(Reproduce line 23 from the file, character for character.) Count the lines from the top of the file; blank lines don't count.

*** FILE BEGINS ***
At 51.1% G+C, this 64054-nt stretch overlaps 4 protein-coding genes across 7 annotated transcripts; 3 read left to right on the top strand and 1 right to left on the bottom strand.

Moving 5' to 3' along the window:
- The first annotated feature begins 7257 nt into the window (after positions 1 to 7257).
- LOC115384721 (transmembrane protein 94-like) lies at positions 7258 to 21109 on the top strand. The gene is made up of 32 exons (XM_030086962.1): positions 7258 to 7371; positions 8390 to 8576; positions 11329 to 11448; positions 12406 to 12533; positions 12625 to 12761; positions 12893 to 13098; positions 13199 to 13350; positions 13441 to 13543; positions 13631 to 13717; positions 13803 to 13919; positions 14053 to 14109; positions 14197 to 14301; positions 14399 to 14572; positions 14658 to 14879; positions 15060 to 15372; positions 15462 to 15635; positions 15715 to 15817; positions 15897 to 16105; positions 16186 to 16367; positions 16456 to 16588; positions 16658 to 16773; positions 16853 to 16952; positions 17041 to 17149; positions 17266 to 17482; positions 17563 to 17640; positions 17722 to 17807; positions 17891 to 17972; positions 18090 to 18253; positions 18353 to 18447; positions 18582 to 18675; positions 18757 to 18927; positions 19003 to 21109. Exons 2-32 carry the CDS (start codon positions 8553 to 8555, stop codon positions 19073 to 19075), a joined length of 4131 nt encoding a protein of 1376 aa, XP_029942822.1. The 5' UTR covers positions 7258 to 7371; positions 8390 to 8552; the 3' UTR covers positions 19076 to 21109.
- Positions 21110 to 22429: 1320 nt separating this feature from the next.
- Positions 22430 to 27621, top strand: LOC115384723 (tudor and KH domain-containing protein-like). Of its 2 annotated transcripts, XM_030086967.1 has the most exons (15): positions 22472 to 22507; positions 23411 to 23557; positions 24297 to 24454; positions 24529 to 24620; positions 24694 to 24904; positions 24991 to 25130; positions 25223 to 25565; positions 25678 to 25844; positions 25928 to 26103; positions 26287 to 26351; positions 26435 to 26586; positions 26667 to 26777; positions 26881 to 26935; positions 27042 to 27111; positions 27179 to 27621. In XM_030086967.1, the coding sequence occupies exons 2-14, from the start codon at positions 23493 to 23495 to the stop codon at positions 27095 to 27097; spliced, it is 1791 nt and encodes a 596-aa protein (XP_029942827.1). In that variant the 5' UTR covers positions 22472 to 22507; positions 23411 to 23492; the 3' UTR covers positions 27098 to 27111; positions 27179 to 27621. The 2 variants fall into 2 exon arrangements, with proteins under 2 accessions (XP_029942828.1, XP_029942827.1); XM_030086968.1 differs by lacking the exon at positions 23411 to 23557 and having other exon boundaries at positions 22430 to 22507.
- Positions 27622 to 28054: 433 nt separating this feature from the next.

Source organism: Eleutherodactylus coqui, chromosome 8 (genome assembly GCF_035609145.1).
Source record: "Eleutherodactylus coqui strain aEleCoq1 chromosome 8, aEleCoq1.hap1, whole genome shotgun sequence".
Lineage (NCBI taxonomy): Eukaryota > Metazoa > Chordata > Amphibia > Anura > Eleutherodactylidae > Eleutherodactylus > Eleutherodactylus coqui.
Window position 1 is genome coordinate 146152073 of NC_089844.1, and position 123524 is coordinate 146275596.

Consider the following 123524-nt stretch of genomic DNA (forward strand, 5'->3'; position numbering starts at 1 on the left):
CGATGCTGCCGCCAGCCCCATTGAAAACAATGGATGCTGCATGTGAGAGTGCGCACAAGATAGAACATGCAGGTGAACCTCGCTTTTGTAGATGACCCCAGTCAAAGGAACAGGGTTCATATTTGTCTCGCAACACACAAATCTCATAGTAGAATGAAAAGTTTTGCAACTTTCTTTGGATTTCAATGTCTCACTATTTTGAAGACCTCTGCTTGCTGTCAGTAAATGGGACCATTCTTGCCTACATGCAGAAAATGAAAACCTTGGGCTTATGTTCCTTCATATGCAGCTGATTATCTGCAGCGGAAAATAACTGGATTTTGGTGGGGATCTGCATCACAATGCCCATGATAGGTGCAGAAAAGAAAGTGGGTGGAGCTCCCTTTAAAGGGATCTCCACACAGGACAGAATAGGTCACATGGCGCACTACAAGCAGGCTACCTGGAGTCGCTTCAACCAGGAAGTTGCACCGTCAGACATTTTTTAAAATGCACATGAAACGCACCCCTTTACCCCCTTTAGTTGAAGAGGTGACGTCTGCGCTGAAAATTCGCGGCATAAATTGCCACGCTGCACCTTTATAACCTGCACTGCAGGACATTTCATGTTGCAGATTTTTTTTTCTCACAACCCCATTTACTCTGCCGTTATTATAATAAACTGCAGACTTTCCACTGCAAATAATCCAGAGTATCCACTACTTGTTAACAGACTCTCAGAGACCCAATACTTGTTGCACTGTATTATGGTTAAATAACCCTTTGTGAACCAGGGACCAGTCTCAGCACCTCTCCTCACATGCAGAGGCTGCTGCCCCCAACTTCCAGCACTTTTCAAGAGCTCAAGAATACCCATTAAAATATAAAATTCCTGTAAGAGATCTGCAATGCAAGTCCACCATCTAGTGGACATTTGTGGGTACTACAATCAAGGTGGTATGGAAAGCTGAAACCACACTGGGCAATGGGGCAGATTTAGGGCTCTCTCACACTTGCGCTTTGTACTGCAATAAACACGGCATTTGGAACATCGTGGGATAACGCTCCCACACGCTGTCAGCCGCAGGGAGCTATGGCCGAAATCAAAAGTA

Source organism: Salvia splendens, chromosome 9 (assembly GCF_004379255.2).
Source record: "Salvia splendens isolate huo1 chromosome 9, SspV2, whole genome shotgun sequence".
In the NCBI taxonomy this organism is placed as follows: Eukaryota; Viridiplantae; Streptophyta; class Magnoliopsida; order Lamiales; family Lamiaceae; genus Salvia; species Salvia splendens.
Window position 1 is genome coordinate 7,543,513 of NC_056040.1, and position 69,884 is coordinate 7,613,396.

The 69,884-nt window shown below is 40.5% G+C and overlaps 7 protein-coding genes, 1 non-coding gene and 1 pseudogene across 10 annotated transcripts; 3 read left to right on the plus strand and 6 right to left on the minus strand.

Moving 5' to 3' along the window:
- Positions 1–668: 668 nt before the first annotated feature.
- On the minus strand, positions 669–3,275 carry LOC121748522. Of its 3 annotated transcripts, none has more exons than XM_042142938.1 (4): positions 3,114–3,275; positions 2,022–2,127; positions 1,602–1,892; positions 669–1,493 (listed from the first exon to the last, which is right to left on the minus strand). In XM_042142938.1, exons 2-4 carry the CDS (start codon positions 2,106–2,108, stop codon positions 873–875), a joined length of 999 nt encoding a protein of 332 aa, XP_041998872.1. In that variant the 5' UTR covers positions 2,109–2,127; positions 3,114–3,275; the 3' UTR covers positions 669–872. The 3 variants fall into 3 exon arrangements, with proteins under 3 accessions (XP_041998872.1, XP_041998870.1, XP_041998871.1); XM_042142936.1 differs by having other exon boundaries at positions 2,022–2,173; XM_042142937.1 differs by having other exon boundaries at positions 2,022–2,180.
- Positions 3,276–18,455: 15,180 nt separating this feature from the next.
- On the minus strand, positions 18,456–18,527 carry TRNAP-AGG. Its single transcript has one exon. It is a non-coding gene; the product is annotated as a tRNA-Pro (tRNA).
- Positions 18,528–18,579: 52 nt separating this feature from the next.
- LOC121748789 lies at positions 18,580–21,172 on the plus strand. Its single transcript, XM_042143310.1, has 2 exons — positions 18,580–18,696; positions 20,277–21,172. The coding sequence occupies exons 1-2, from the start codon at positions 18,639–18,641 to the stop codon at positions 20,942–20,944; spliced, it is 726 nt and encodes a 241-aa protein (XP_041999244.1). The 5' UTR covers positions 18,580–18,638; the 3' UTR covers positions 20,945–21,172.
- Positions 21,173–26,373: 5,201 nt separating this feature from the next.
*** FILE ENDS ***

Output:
- On the minus strand, positions 18,456–18,527 carry TRNAP-AGG. Its single transcript has one exon. It is a non-coding gene; the product is annotated as a tRNA-Pro (tRNA).